But would a fat tax affect behaviour? Numerous studies have shown a relationship between the price of food, especially junk food, and body weight. As fast food has become relatively cheaper, so people have become fatter. A new paper* from the RAND Corporation, another think-tank, suggests that taxing calories could have a sizeable, if gradual, effect on people’s weight. The authors of the study look at changes in the weight and height of a large group of Americans aged over 50 between 1992 and 2004. They then calculate food-price indices that are skewed towards calorie-dense foods (so a change in the price of butter has more impact than a change in the price of vegetables). By controlling for individual and environmental influences on weight, such as income and health, they then measure whether food-price changes affect body-mass index (BMI). BMI, the ratio of weight in kilograms to the square of height in metres, is a common, if imperfect, gauge of whether someone is over- or underweight.
A person’s BMI turns out to be hard to shift in the short term. A 10% increase in the calorie-heavy price index is associated with a small decline, of 0.22, in BMI within two years. But the effects are greater over the longer term. A 10% increase in the price of calories results in a fall in BMI of one to two points over 20 to 30 years. Such a drop would eliminate about half of the observed increase in obesity in America since 1980.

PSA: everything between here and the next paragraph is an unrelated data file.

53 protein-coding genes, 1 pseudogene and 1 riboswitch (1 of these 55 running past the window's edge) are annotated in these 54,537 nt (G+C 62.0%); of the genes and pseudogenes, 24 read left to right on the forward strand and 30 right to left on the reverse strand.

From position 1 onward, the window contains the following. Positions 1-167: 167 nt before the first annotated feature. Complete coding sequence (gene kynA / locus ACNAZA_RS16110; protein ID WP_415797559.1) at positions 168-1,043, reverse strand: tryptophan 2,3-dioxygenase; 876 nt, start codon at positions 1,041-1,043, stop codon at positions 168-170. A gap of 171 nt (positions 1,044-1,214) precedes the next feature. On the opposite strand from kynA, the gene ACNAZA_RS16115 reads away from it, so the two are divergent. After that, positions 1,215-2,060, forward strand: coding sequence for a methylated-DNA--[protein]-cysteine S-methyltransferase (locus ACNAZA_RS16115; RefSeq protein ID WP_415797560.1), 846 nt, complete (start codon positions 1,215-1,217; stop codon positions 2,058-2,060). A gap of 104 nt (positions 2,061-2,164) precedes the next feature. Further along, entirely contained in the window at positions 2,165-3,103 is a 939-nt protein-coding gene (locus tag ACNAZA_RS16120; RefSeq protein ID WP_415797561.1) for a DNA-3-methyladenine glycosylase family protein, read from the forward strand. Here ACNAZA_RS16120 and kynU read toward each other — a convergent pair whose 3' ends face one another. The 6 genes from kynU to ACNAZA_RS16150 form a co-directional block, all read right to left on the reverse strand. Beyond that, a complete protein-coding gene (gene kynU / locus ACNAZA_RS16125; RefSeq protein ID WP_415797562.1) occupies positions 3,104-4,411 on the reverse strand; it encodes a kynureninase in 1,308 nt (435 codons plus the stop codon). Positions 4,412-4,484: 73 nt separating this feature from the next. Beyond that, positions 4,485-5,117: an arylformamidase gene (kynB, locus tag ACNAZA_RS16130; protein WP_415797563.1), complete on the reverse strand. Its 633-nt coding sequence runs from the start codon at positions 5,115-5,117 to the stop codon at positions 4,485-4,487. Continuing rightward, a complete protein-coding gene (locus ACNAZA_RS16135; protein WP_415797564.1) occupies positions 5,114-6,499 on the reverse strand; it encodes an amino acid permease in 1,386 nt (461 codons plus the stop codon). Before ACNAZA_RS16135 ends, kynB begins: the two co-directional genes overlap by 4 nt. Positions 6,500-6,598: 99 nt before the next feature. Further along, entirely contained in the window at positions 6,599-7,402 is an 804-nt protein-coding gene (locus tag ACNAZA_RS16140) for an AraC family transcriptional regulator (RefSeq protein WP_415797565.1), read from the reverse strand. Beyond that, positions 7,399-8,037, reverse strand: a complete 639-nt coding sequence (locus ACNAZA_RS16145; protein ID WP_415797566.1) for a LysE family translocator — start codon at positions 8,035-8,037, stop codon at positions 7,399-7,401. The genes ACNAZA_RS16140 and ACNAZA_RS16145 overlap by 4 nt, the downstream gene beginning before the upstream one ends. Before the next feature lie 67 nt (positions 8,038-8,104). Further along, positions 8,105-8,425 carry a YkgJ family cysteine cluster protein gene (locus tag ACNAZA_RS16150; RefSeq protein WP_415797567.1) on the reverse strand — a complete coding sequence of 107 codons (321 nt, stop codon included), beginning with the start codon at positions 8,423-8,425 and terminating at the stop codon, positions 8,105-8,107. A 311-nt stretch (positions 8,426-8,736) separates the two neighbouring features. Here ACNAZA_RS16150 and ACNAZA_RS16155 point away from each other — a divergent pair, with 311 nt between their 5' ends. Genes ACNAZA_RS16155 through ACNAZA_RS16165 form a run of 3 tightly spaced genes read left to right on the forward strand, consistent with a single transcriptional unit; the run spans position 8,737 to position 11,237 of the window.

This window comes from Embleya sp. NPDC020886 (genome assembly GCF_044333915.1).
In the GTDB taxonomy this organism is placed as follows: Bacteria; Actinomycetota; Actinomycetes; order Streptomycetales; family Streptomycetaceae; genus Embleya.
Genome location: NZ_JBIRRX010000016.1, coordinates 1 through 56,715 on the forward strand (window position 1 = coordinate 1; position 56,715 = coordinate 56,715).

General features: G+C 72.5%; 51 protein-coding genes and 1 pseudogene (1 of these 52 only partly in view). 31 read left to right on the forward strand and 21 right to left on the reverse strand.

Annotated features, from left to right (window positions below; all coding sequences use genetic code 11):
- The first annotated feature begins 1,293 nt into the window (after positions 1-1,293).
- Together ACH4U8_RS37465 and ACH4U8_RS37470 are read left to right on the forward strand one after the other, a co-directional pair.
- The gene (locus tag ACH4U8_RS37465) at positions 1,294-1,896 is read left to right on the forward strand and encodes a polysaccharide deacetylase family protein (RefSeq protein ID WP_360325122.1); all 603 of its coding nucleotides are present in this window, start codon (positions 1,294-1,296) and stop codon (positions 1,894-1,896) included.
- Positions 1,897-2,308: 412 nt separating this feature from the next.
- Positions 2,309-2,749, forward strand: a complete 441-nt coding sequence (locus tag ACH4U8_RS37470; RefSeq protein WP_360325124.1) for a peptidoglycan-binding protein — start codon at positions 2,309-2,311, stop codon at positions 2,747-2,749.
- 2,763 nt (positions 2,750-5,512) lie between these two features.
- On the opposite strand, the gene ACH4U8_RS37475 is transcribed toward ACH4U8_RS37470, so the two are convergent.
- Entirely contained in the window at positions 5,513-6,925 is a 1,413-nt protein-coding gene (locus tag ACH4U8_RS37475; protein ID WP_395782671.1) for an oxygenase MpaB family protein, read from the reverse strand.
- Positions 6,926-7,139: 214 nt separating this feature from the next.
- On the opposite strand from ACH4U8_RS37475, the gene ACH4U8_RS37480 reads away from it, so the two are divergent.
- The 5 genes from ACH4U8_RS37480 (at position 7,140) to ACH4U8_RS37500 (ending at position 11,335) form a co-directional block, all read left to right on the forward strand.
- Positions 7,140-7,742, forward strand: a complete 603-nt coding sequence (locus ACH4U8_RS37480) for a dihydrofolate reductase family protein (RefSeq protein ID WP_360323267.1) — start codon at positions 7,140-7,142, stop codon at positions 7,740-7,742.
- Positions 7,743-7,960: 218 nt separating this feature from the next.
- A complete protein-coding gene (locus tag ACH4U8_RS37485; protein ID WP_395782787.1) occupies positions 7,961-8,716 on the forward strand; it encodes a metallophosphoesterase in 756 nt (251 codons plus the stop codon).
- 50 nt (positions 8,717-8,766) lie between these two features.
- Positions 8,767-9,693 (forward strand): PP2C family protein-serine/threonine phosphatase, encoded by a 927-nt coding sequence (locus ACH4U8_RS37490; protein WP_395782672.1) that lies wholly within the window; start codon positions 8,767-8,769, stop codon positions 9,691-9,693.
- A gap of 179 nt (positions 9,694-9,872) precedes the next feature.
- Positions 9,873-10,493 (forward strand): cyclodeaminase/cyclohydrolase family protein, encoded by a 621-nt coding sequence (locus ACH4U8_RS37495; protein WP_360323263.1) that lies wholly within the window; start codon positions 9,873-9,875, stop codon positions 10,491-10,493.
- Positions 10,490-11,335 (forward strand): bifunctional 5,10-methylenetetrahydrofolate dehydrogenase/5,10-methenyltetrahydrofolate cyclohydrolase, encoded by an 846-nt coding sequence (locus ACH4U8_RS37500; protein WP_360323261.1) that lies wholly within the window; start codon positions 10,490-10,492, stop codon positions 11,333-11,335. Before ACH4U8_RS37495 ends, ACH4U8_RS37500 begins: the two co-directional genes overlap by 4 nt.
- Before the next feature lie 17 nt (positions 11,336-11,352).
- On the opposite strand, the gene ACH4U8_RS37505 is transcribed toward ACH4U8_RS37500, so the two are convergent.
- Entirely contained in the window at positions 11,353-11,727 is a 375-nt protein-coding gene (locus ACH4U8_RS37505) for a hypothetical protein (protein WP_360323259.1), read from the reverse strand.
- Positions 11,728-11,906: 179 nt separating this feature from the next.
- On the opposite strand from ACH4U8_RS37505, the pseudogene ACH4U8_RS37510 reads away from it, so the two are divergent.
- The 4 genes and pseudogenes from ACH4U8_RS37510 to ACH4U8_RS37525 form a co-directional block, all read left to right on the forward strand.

Even so, the idea of tackling obesity via the tax system has some serious flaws. First, there is the question of what to tax. Sugary drinks may not be nutritious, but hamburgers contain some protein along with their fat. More important, junk food is not itself the source of the externality—the medical costs that arise from obesity. Unlike smoking, or excessive gambling and drinking, eating junk food does not directly impair the well-being of anyone else. And because obesity is determined by lack of exercise as well as calorie intake, its ultimate relationship with health costs is more tenuous than that of, say, smoking. It is possible to eat a lot of fatty food, exercise frequently and not generate any externalities. A more direct, though controversial, approach would simply be to tax people on the basis of their weight.